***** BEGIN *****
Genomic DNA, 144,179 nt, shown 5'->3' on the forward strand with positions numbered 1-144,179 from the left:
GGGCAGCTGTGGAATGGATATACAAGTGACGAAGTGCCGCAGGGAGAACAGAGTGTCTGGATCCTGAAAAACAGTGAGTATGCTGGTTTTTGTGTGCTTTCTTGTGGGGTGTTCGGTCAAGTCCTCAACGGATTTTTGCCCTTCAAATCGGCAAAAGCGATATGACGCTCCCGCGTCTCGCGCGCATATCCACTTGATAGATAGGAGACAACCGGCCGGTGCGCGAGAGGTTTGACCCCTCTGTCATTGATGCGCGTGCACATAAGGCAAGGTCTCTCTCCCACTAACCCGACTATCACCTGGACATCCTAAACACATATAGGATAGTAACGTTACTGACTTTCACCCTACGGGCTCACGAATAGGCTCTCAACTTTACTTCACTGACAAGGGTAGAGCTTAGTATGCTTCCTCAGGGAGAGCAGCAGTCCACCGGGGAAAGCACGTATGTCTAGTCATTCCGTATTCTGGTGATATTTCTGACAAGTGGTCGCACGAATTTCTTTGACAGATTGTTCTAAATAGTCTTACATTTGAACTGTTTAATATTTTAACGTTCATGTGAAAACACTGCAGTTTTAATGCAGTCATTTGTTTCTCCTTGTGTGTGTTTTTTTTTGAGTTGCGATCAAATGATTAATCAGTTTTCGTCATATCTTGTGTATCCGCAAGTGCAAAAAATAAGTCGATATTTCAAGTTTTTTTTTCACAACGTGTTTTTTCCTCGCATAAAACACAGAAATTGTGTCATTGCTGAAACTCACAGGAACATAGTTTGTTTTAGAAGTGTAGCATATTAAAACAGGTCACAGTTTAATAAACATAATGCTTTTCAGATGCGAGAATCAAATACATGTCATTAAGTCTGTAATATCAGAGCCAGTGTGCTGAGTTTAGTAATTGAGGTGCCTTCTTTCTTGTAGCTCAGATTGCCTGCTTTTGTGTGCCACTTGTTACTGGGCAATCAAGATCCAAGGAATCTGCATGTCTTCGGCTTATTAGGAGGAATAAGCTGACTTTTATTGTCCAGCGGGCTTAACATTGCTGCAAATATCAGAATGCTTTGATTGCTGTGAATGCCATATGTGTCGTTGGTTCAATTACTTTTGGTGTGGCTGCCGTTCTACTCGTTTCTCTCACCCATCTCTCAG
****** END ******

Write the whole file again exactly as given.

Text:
Genomic DNA, 144,179 nt, shown 5'->3' on the forward strand with positions numbered 1-144,179 from the left:
GGGCAGCTGTGGAATGGATATACAAGTGACGAAGTGCCGCAGGGAGAACAGAGTGTCTGGATCCTGAAAAACAGTGAGTATGCTGGTTTTTGTGTGCTTTCTTGTGGGGTGTTCGGTCAAGTCCTCAACGGATTTTTGCCCTTCAAATCGGCAAAAGCGATATGACGCTCCCGCGTCTCGCGCGCATATCCACTTGATAGATAGGAGACAACCGGCCGGTGCGCGAGAGGTTTGACCCCTCTGTCATTGATGCGCGTGCACATAAGGCAAGGTCTCTCTCCCACTAACCCGACTATCACCTGGACATCCTAAACACATATAGGATAGTAACGTTACTGACTTTCACCCTACGGGCTCACGAATAGGCTCTCAACTTTACTTCACTGACAAGGGTAGAGCTTAGTATGCTTCCTCAGGGAGAGCAGCAGTCCACCGGGGAAAGCACGTATGTCTAGTCATTCCGTATTCTGGTGATATTTCTGACAAGTGGTCGCACGAATTTCTTTGACAGATTGTTCTAAATAGTCTTACATTTGAACTGTTTAATATTTTAACGTTCATGTGAAAACACTGCAGTTTTAATGCAGTCATTTGTTTCTCCTTGTGTGTGTTTTTTTTTGAGTTGCGATCAAATGATTAATCAGTTTTCGTCATATCTTGTGTATCCGCAAGTGCAAAAAATAAGTCGATATTTCAAGTTTTTTTTTCACAACGTGTTTTTTCCTCGCATAAAACACAGAAATTGTGTCATTGCTGAAACTCACAGGAACATAGTTTGTTTTAGAAGTGTAGCATATTAAAACAGGTCACAGTTTAATAAACATAATGCTTTTCAGATGCGAGAATCAAATACATGTCATTAAGTCTGTAATATCAGAGCCAGTGTGCTGAGTTTAGTAATTGAGGTGCCTTCTTTCTTGTAGCTCAGATTGCCTGCTTTTGTGTGCCACTTGTTACTGGGCAATCAAGATCCAAGGAATCTGCATGTCTTCGGCTTATTAGGAGGAATAAGCTGACTTTTATTGTCCAGCGGGCTTAACATTGCTGCAAATATCAGAATGCTTTGATTGCTGTGAATGCCATATGTGTCGTTGGTTCAATTACTTTTGGTGTGGCTGCCGTTCTACTCGTTTCTCTCACCCATCTCTCAG